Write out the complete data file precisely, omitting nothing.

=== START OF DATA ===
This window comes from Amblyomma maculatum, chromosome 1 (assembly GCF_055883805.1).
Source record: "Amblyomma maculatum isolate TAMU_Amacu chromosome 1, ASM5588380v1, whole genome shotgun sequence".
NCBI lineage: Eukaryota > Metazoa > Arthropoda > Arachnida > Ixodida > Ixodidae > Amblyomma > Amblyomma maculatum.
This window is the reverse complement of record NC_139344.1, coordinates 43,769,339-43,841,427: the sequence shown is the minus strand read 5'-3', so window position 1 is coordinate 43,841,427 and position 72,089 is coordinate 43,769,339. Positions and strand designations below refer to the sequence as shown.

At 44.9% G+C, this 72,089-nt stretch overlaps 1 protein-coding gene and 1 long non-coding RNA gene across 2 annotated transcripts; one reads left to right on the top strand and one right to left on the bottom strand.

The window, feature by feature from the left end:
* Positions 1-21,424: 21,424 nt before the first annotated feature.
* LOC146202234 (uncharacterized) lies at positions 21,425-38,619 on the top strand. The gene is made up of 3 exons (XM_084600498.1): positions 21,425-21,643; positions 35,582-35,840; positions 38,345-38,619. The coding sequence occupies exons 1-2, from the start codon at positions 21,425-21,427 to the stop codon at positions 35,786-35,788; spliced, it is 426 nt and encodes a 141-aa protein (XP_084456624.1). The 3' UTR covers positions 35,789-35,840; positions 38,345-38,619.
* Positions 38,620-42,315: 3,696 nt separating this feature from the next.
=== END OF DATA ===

This window comes from Amblyomma maculatum, chromosome 1 (assembly GCF_055883805.1).
Source record: "Amblyomma maculatum isolate TAMU_Amacu chromosome 1, ASM5588380v1, whole genome shotgun sequence".
NCBI lineage: Eukaryota > Metazoa > Arthropoda > Arachnida > Ixodida > Ixodidae > Amblyomma > Amblyomma maculatum.
This window is the reverse complement of record NC_139344.1, coordinates 43,769,339-43,841,427: the sequence shown is the minus strand read 5'-3', so window position 1 is coordinate 43,841,427 and position 72,089 is coordinate 43,769,339. Positions and strand designations below refer to the sequence as shown.

At 44.9% G+C, this 72,089-nt stretch overlaps 1 protein-coding gene and 1 long non-coding RNA gene across 2 annotated transcripts; one reads left to right on the top strand and one right to left on the bottom strand.

The window, feature by feature from the left end:
* Positions 1-21,424: 21,424 nt before the first annotated feature.
* LOC146202234 (uncharacterized) lies at positions 21,425-38,619 on the top strand. The gene is made up of 3 exons (XM_084600498.1): positions 21,425-21,643; positions 35,582-35,840; positions 38,345-38,619. The coding sequence occupies exons 1-2, from the start codon at positions 21,425-21,427 to the stop codon at positions 35,786-35,788; spliced, it is 426 nt and encodes a 141-aa protein (XP_084456624.1). The 3' UTR covers positions 35,789-35,840; positions 38,345-38,619.
* Positions 38,620-42,315: 3,696 nt separating this feature from the next.